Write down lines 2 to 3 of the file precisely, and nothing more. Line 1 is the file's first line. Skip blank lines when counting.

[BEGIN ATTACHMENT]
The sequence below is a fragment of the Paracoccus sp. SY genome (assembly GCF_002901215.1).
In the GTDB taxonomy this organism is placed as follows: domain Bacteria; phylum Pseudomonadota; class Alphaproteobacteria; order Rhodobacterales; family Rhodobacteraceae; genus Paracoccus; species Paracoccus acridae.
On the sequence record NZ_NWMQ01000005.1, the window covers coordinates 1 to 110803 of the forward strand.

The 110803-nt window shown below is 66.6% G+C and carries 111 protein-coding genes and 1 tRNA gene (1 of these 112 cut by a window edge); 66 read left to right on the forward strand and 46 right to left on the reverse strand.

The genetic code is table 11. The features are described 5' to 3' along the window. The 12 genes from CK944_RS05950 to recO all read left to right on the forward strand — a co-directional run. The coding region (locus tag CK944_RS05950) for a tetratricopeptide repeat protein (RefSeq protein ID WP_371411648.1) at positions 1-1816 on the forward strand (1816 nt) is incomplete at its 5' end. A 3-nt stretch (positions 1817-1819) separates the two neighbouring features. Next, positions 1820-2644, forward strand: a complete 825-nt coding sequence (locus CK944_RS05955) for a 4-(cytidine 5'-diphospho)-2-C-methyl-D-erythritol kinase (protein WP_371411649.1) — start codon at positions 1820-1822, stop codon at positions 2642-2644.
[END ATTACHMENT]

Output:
In the GTDB taxonomy this organism is placed as follows: domain Bacteria; phylum Pseudomonadota; class Alphaproteobacteria; order Rhodobacterales; family Rhodobacteraceae; genus Paracoccus; species Paracoccus acridae.
On the sequence record NZ_NWMQ01000005.1, the window covers coordinates 1 to 110803 of the forward strand.